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Conserving A Tradition – Coastal Style Magazine

By Jon Westman

Some would consider it a lost art. Others simply a “greenhouse.”

Alan and Nancy Virts consider it their privilege to enhance, educate and expand the boundaries of an ancient architectural marvel. The co-founders of Tanglewood Conservatories share a vision and a passion to design and build a combination of the romanticism of 19th Century glass architecture with state-of-the-art technology and master craftsmanship.

“Conservatories have a rich history dating back to the days when wealthy families of Victorian Europe would travel the world and bring back varieties of plants and trees,” Alan said. “They needed warm climates to survive the colder months, so the idea of a glass-enclosed conservatory was developed. Europe is where you’ll find the majority of conservatories today, either renovations of existing glasshouses or construction of new conservatories. I’ve found that conservatories are to England what screen porches and decks are here in the U.S.”

One of only a handful of American-based conservatory builders, Tanglewood has doubled in size during the past five years. Thirty employees produce 20 to 25 conservatories each year using only top-grade materials. The conservatories are pre-built at Tanglewood’s 40,000-square-foot workshop in Denton, Md. and shipped to the customer for installation. Design to completion typically takes 9 to 12 months.

“Our clients initially create their conservatories for a specific purpose, as a swimming pool room or a music room, for example,” Alan said. “But it quickly becomes the room in the house where they spend most of their time, and more of our clients are incorporating plants and gardens into their spaces, sort of a return to the origin of the conservatory.”

Established in the 1990s, Tanglewood Conservatories is already recognized around the world as one of the most architecturally advanced and detail-oriented conservatory builders in the business.

The developer and builder of Sandalwood’s premier resort project in Shanghai, China, selected Tanglewood Conservatories to build the glass structures for their ultra-elaborate estate homes. One of the world’s most exclusive residential properties, the Sandalwood Estate consists of eighteen private homes, many with conservatories and garden rooms set in a landscaped, park-like setting.

“Our design flexibility and collaborative attitude won us this terrific project,” said Alan, who also serves as Tanglewood Conservatories’ President and Director of Architecture. “The Chinese builders had some very specific requirements and we were able to help them achieve the architectural look they wanted by marrying our technology with their building techniques and materials.”

Locally, an Easton homeowner asked Tanglewood to design a conservatory, accented with a cupola and copper roof, that would serve as an ideal space to take in the accompanying river views. In Annapolis, Tanglewood delivered a complex design that was seamlessly integrated with the homeowner’s existing property. Custom windows were also incorporated into the conservatory that matched those at the residence. In Seaford, Alan and his talented team created a conservatory elegantly encasing a space that featured a stone spa built into the floor.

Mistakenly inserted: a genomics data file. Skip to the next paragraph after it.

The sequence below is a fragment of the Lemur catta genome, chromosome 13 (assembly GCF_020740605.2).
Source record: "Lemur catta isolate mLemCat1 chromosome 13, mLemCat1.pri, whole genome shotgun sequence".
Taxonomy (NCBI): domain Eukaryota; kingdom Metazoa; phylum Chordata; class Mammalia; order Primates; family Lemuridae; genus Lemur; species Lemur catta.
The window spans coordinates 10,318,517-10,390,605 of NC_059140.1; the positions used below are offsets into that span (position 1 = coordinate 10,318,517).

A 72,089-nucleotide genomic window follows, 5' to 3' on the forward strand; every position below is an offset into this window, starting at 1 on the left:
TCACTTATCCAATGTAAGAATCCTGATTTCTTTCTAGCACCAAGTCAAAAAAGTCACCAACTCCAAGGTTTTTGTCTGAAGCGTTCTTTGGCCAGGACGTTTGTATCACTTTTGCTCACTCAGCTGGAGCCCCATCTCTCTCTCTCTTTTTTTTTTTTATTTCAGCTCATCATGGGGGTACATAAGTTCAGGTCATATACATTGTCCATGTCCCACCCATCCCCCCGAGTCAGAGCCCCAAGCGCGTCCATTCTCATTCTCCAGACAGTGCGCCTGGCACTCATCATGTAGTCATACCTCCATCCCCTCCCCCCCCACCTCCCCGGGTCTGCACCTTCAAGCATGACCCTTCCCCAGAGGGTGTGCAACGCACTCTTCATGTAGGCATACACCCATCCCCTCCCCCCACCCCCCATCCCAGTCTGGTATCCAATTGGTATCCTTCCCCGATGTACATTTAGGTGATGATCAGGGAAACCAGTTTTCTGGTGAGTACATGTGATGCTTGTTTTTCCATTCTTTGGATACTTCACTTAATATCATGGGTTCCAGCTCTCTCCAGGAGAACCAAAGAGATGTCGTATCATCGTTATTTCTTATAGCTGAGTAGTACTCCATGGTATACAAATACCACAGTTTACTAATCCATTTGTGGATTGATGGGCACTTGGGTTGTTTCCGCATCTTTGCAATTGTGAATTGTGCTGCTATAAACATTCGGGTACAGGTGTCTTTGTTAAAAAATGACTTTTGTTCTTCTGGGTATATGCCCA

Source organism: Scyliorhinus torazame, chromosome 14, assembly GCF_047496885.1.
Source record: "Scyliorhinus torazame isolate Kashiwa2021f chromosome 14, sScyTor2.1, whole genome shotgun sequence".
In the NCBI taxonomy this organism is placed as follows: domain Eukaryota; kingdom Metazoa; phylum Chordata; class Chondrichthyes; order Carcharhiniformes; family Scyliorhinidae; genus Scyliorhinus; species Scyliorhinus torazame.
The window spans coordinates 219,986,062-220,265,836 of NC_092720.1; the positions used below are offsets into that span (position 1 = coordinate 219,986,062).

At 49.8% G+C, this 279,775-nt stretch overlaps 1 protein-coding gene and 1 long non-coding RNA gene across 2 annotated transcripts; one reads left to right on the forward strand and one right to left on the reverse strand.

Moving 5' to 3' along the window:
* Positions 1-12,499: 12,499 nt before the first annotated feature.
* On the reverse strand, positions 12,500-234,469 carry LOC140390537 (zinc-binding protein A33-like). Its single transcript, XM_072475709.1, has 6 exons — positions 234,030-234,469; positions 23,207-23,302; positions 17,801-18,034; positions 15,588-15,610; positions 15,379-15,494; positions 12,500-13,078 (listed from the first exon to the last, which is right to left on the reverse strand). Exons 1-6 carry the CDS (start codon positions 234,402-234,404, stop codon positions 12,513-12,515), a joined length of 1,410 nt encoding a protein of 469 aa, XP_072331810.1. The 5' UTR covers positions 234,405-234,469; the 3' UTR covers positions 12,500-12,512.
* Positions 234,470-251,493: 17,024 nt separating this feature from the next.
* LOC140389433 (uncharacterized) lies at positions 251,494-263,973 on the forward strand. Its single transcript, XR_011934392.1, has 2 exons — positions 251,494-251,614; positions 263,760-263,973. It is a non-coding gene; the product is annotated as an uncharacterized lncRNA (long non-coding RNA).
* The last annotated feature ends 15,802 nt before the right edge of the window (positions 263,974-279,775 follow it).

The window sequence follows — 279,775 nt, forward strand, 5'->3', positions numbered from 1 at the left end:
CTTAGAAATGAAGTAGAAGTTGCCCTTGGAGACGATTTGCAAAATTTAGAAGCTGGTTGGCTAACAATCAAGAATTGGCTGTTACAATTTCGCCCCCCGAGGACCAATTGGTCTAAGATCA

“This was one of my favorites,” Alan said. “It was beautiful and finished with leaded stained glass windows and lightly stained mahogany. The people did a fine job decorating it. When you walk in, you think you’re in a little chapel.” Tanglewood is currently producing a conservatory for homeowners in St. Michael’s and the interest in these unique structures is gaining considerable momentum across the Delmarva Peninsula.

“It seems like we are doing more (on the Eastern Shore),” Alan said. “I think you only have to look at the amount of building that is going on here and the size and scale of the homes. We kind of create a feature on these larger homes.” Recent regional projects include a conservatory in Cleveland, Ohio, designed to take advantage of waterfront views of Lake Erie that was shipped completely assembled and set into place with a crane; a Georgian-styled conservatory serving as office space and exhibit showcase for a midtown Manhattan gallery of architectural artifacts; and a 3,500 square-foot conservatory to house an indoor swimming pool in East Hampton, NY.

“A great conservatory design begins with the client,” Alan said. “We listen to their desires, ideas, feelings and needs. While working together, the client begins to see their dreams become reality as the architectural process unfolds and the conservatory becomes uniquely theirs. It is a wonderful feeling to have the opportunity to go and work in some of these places, especially when the clients really do let us into their world to allow us to do a really good job.”

“It is a lot more fun when you get to sit with the client and go back and forth, as opposed to working with an architect and a builder on a commercial project,” Virts said. “People who especially come to us and want to be involved see something truly special. These homeowners are just beaming.”

If acceptance of their work in the marketplace is any indication, demand for Tanglewood’s conservatories may force the company to expand again soon.

“As our creativity and experience in glass architecture grew, our conservatory design projects generated more interest,” Alan said. “We live on the quality of our work and the high level of customer care we provide. For our talented craftspeople, these are dream projects destined for some of the world’s most beautiful homes. We seem to keep growing. People love what we are able to do.”